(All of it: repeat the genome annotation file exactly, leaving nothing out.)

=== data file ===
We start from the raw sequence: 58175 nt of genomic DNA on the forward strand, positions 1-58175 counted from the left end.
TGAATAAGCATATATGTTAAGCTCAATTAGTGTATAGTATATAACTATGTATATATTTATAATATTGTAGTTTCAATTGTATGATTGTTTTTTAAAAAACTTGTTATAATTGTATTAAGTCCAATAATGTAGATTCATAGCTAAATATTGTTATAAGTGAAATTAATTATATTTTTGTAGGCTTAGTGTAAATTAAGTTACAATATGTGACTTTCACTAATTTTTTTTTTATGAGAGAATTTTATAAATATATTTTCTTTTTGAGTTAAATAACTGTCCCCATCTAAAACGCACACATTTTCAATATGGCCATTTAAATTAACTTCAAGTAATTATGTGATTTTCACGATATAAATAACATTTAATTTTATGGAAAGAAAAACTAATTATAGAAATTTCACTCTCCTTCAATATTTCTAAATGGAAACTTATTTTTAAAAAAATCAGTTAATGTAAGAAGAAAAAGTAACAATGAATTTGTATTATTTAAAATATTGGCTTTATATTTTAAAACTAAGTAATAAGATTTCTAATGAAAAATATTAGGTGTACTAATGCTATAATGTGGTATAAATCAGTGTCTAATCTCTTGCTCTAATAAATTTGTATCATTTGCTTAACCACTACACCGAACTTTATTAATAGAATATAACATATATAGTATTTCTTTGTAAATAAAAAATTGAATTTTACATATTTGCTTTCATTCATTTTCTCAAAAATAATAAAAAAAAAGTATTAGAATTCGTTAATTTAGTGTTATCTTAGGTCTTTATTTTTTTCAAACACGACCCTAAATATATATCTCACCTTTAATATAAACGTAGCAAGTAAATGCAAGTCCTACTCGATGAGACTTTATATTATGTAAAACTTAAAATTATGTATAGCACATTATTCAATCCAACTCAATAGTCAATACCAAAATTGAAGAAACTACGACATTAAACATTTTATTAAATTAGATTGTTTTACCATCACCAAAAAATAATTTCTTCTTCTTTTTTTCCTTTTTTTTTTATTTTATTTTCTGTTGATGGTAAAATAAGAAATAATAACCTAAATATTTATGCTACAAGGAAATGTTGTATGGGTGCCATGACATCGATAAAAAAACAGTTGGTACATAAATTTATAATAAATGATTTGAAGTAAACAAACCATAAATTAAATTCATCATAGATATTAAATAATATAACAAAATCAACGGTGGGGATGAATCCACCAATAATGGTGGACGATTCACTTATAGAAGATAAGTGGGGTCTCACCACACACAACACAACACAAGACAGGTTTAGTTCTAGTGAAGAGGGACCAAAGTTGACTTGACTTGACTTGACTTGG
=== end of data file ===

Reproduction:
We start from the raw sequence: 58175 nt of genomic DNA on the forward strand, positions 1-58175 counted from the left end.
TGAATAAGCATATATGTTAAGCTCAATTAGTGTATAGTATATAACTATGTATATATTTATAATATTGTAGTTTCAATTGTATGATTGTTTTTTAAAAAACTTGTTATAATTGTATTAAGTCCAATAATGTAGATTCATAGCTAAATATTGTTATAAGTGAAATTAATTATATTTTTGTAGGCTTAGTGTAAATTAAGTTACAATATGTGACTTTCACTAATTTTTTTTTTATGAGAGAATTTTATAAATATATTTTCTTTTTGAGTTAAATAACTGTCCCCATCTAAAACGCACACATTTTCAATATGGCCATTTAAATTAACTTCAAGTAATTATGTGATTTTCACGATATAAATAACATTTAATTTTATGGAAAGAAAAACTAATTATAGAAATTTCACTCTCCTTCAATATTTCTAAATGGAAACTTATTTTTAAAAAAATCAGTTAATGTAAGAAGAAAAAGTAACAATGAATTTGTATTATTTAAAATATTGGCTTTATATTTTAAAACTAAGTAATAAGATTTCTAATGAAAAATATTAGGTGTACTAATGCTATAATGTGGTATAAATCAGTGTCTAATCTCTTGCTCTAATAAATTTGTATCATTTGCTTAACCACTACACCGAACTTTATTAATAGAATATAACATATATAGTATTTCTTTGTAAATAAAAAATTGAATTTTACATATTTGCTTTCATTCATTTTCTCAAAAATAATAAAAAAAAAGTATTAGAATTCGTTAATTTAGTGTTATCTTAGGTCTTTATTTTTTTCAAACACGACCCTAAATATATATCTCACCTTTAATATAAACGTAGCAAGTAAATGCAAGTCCTACTCGATGAGACTTTATATTATGTAAAACTTAAAATTATGTATAGCACATTATTCAATCCAACTCAATAGTCAATACCAAAATTGAAGAAACTACGACATTAAACATTTTATTAAATTAGATTGTTTTACCATCACCAAAAAATAATTTCTTCTTCTTTTTTTCCTTTTTTTTTTATTTTATTTTCTGTTGATGGTAAAATAAGAAATAATAACCTAAATATTTATGCTACAAGGAAATGTTGTATGGGTGCCATGACATCGATAAAAAAACAGTTGGTACATAAATTTATAATAAATGATTTGAAGTAAACAAACCATAAATTAAATTCATCATAGATATTAAATAATATAACAAAATCAACGGTGGGGATGAATCCACCAATAATGGTGGACGATTCACTTATAGAAGATAAGTGGGGTCTCACCACACACAACACAACACAAGACAGGTTTAGTTCTAGTGAAGAGGGACCAAAGTTGACTTGACTTGACTTGACTTGG